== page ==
Keywords: Cognitive Endurance; Returns to Education; Human Capital; Wage Level and Structure
    JEL: I26 J24 J31 M54
    Date: 2023–12
  3. By: Goller, Daniel (University of Bern); Gschwendt, Christian (University of Bern); Wolter, Stefan C. (University of Bern)
    Abstract: In this paper, we show the causal influence of the launch of generative AI in the form of ChatGPT on the search behavior of young people for apprenticeship vacancies. There is a strong and long-lasting decline in the intensity of searches for vacancies, which suggests great uncertainty among the affected cohort. Analyses based on the classification of occupations according to tasks, type of cognitive requirements, and the expected risk of automation to date show significant differences in the extent to which specific occupations are affected. Occupations with a high proportion of cognitive tasks, with high demands on language skills, and those whose automation risk had previously been assessed by experts as lower are significantly more affected by the decline. However, no differences can be found with regard to the proportion of routine vs. non-routine tasks.
    Keywords: artificial intelligence, occupational choice, labor supply, technological change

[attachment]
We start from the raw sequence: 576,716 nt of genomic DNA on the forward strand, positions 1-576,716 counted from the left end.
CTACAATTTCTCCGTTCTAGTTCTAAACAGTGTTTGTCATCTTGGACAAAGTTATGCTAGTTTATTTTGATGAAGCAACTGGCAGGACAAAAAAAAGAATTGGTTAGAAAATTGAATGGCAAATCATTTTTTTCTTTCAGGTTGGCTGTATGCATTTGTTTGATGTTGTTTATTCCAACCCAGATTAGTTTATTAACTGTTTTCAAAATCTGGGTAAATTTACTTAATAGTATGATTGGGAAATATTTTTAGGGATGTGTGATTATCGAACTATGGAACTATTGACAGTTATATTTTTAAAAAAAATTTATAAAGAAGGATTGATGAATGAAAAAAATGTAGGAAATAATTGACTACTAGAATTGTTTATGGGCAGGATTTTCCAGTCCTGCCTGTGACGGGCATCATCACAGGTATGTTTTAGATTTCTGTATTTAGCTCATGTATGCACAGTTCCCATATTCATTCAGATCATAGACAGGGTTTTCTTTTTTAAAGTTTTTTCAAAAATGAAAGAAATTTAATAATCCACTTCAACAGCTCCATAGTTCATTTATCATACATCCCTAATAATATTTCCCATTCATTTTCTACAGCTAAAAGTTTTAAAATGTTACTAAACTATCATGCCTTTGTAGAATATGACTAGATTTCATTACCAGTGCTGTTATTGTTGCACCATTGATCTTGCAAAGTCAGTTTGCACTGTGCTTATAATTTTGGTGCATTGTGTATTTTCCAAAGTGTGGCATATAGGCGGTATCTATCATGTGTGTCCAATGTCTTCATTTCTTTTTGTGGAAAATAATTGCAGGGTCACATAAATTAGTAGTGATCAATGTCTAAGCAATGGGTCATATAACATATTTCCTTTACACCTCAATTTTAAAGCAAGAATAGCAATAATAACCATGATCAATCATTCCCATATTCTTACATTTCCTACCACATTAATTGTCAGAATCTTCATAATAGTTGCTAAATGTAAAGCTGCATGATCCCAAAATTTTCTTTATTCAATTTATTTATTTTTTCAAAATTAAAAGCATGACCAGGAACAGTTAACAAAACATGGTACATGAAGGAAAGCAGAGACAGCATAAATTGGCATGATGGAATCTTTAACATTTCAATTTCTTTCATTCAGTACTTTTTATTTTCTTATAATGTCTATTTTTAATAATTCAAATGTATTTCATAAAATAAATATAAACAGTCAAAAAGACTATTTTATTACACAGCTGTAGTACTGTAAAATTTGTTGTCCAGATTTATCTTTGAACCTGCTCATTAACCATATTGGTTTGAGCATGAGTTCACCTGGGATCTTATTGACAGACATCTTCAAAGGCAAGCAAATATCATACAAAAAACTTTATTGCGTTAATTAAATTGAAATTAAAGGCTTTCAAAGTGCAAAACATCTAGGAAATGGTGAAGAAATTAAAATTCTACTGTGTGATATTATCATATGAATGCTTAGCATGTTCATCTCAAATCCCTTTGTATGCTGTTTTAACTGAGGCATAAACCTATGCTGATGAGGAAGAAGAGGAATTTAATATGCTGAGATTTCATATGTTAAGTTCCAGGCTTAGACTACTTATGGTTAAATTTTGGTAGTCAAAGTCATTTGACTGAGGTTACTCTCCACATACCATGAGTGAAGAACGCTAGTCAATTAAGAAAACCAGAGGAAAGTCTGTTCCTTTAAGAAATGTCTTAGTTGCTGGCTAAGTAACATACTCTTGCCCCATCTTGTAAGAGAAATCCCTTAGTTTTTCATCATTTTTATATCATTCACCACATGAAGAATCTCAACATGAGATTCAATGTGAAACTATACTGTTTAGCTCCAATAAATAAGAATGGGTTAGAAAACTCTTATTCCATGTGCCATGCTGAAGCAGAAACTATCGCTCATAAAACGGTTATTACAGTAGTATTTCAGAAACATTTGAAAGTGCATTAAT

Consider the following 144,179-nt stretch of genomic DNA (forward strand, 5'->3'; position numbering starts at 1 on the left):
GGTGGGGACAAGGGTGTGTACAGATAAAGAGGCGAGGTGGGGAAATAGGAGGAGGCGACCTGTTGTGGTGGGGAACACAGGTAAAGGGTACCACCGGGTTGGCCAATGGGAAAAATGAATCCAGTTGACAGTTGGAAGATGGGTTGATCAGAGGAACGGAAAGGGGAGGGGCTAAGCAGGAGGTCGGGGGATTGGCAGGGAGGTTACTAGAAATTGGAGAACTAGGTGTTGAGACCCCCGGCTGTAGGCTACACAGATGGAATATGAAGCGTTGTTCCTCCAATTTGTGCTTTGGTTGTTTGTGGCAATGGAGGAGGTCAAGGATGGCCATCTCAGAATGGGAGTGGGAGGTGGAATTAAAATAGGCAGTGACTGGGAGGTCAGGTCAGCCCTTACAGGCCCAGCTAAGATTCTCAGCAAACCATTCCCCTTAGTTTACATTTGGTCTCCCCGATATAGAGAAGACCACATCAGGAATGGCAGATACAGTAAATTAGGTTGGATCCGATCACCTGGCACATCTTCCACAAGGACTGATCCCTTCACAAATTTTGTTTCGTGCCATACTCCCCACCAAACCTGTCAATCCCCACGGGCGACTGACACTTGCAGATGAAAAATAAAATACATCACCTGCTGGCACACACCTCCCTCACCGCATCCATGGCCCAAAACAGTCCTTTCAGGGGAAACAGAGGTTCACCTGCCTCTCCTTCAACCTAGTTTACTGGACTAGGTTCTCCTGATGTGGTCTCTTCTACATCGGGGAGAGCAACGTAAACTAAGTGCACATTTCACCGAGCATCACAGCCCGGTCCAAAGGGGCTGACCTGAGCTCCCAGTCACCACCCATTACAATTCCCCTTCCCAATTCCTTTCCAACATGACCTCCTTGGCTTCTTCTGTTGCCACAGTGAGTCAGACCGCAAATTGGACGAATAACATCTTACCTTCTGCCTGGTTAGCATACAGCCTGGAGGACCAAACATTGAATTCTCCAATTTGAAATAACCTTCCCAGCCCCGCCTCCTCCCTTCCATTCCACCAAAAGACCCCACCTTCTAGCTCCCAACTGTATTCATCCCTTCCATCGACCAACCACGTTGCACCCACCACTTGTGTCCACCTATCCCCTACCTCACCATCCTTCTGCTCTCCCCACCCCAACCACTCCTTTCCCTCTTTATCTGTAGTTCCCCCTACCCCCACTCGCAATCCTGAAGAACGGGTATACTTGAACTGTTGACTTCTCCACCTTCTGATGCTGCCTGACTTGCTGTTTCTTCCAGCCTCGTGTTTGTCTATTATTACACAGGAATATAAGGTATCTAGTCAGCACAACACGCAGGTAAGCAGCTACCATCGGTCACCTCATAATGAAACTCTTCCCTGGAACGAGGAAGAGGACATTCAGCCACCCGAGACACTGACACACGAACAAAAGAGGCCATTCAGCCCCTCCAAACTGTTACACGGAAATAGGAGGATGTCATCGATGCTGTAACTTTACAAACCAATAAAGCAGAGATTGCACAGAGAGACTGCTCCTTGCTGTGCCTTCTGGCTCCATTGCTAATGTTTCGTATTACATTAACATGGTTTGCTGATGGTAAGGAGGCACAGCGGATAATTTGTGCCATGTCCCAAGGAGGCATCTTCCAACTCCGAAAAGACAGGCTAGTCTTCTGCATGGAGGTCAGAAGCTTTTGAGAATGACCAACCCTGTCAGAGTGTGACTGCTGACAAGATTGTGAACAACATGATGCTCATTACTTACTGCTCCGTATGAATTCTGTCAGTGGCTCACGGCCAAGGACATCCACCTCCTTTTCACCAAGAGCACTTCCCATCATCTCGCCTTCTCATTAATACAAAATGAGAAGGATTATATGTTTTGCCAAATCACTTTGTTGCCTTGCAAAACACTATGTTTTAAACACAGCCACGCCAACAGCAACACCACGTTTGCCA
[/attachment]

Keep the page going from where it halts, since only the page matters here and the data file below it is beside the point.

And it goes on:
JEL: J24 O33
    Date: 2023–11
  4. By: Pedro H. Albuquerque (Aix Marseille Univ, CNRS, AMSE, Marseille, France and ACCELERATION & ADAPTATION, Aix-en-Provence, France); Sophie Albuquerque (Université du Québec à Trois-Rivières, Département de philosophie et des arts, Trois-Rivières, Canada and Aix Marseille Univ, SMPM, Marseille, France and ACCELERATION & ADAPTATION, Aix-en-Provence, France)
    Abstract: Aims: we propose a sociotechnical taxonomy for the analysis of socioeconomic disruptions caused by technological innovations. Methodology: a transdisciplinary principled approach is used to build the taxonomy through categorization and characterization of technologies using concepts and definitions originating from cybernetics, occupational science, and economics. The sociotechnical taxonomy is then used, with the help of logical propositions, to connect the characteristics of different categories of technologies to their socioeconomic effects, for example their externalities. Results: we offer concrete illustrations of concepts and uses, and an Industry 5.0 case study as an application of the taxonomy. We suggest that the taxonomy can inform the analysis of opportunities and risks related to technological disruptions, specially of those that result from the rise of cognitive machines.
    Keywords: sociotechnical taxonomy, technological disruptions, technological innovations, automatic, autonomous, physical technology, cognitive technology, skill-enhancing, skill-replacing, externalities, Industry 5.0, cognitive machines, artificial intelligence, occupational science
    Date: 2023–11